Background For children with unilateral spastic cerebral palsy (USCP), reduced muscle strength can lead to activity limitations. However, none of the existing measures of upper extremity strength measure strength in the context of functional activities in which strength must be maintained for several seconds.
Objective The objective of this study was to evaluate the psychometric properties of 2 newly developed functional hand and upper extremity muscle-strength tests (Cup-Task and Box-Task) in children aged 7 to 12 years with USCP.
Design A longitudinal study design was used.
Methods A standardized protocol with detailed descriptions of all procedures and measurements was used to determine test-retest reliability, interrater reliability, and criterion validity.
Results A total of 86 children (53 males, 33 females, mean age=9.3 years) with USCP participated in this study, with a subset performing each measurement. Only the results of children who were able to perform the measurement were included for analysis. Excellent test-retest reliability (intraclass correlation coefficients = 0.887-0.944; 95% confidence intervals = 0.713-0.969) and interrater reliability (intraclass correlation coefficients = 0.896-0.960; 95% confidence intervals = 0.813-0.980) were observed. The Cup-Task Affected-Hand and Box-Task were moderately correlated with maximum isometric grip strength. The Cup-Task Nonaffected-Hand had a low correlation with maximum isometric grip strength.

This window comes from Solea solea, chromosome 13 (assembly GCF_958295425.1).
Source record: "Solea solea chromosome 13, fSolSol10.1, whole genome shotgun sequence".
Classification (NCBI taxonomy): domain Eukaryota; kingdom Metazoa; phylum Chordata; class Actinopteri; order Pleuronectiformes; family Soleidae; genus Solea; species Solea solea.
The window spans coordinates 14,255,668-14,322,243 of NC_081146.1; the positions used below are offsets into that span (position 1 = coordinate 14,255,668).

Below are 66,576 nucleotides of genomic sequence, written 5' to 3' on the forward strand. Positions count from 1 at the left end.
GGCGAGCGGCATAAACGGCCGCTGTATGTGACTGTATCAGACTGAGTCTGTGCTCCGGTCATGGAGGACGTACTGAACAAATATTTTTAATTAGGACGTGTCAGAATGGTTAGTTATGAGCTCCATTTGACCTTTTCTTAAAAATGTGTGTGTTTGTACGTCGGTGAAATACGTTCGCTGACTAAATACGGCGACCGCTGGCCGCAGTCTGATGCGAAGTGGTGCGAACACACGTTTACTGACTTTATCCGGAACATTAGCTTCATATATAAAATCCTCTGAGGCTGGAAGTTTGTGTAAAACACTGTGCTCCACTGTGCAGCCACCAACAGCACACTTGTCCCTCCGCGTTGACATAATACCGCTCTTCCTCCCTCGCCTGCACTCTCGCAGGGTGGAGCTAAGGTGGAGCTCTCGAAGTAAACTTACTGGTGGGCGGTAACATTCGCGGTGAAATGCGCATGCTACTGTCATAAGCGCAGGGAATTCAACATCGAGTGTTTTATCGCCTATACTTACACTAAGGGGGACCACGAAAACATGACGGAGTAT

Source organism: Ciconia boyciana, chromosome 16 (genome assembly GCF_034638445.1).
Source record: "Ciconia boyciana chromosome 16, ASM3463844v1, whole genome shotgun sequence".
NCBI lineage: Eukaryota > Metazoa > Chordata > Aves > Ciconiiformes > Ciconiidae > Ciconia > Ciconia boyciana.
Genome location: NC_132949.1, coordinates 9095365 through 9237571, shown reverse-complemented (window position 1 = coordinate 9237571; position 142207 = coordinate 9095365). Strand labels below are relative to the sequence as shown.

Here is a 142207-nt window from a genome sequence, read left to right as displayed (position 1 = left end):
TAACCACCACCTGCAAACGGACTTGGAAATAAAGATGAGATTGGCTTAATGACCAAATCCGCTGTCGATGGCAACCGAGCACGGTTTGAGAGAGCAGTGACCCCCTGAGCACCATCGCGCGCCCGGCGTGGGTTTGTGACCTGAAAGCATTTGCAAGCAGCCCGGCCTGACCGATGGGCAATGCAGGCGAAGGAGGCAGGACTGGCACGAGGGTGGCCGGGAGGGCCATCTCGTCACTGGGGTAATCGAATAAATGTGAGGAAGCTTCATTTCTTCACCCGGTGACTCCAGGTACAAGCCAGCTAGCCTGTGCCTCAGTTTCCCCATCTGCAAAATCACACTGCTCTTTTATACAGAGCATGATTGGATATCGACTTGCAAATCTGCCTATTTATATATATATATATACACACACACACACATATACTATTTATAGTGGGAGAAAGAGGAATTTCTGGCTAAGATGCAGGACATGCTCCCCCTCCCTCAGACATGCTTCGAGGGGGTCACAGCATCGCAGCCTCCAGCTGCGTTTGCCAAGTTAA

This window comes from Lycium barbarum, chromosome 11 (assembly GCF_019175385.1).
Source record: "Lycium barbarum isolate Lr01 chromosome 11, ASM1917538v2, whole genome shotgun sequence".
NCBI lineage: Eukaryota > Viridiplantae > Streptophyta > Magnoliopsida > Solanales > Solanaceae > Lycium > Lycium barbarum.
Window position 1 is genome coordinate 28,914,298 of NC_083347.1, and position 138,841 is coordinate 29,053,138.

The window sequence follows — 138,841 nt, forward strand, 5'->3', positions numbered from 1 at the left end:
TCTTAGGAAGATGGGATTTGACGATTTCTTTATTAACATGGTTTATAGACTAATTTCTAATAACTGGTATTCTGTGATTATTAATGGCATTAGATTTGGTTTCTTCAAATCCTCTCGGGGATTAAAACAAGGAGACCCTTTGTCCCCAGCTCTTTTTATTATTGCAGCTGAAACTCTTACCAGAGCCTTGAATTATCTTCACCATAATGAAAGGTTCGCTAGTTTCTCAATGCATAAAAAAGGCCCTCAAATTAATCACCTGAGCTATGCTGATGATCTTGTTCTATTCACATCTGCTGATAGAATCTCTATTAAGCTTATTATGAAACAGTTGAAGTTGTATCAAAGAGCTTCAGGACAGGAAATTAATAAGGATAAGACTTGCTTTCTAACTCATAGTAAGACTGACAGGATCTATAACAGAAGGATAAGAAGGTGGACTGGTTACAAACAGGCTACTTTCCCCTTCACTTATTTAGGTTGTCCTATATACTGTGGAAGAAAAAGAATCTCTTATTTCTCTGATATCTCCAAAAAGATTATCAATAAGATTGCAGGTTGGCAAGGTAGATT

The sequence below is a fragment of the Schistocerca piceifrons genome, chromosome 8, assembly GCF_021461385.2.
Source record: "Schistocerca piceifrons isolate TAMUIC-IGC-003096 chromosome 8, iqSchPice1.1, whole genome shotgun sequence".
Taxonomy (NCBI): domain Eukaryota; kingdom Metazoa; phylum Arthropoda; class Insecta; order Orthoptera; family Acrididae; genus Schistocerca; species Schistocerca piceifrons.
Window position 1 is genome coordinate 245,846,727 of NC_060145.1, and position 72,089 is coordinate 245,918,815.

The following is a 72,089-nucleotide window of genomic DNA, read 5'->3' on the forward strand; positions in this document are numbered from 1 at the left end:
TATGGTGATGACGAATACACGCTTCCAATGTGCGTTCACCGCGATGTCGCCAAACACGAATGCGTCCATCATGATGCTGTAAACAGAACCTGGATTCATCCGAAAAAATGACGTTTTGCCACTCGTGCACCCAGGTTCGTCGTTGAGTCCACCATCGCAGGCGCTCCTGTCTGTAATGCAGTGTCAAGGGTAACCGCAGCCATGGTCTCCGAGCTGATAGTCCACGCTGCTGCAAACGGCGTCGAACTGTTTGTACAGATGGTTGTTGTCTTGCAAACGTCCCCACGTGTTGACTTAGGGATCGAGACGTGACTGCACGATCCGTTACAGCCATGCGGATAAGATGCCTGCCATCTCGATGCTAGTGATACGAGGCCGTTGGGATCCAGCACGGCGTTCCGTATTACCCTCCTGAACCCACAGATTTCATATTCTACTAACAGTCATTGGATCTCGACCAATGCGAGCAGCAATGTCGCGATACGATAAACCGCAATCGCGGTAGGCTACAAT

Limitations Age, sex, and manual ability were not normally distributed, which could have influenced the results.
Conclusions For children with USCP who can perform the tasks, the Cup-Task and Box-Task are reliable and valid instruments for measuring functional upper extremity muscle strength.
|Number of pages||9|
|Publication status||Published - Aug 2019|
- METHODOLOGICAL QUALITY
- MANUAL ABILITY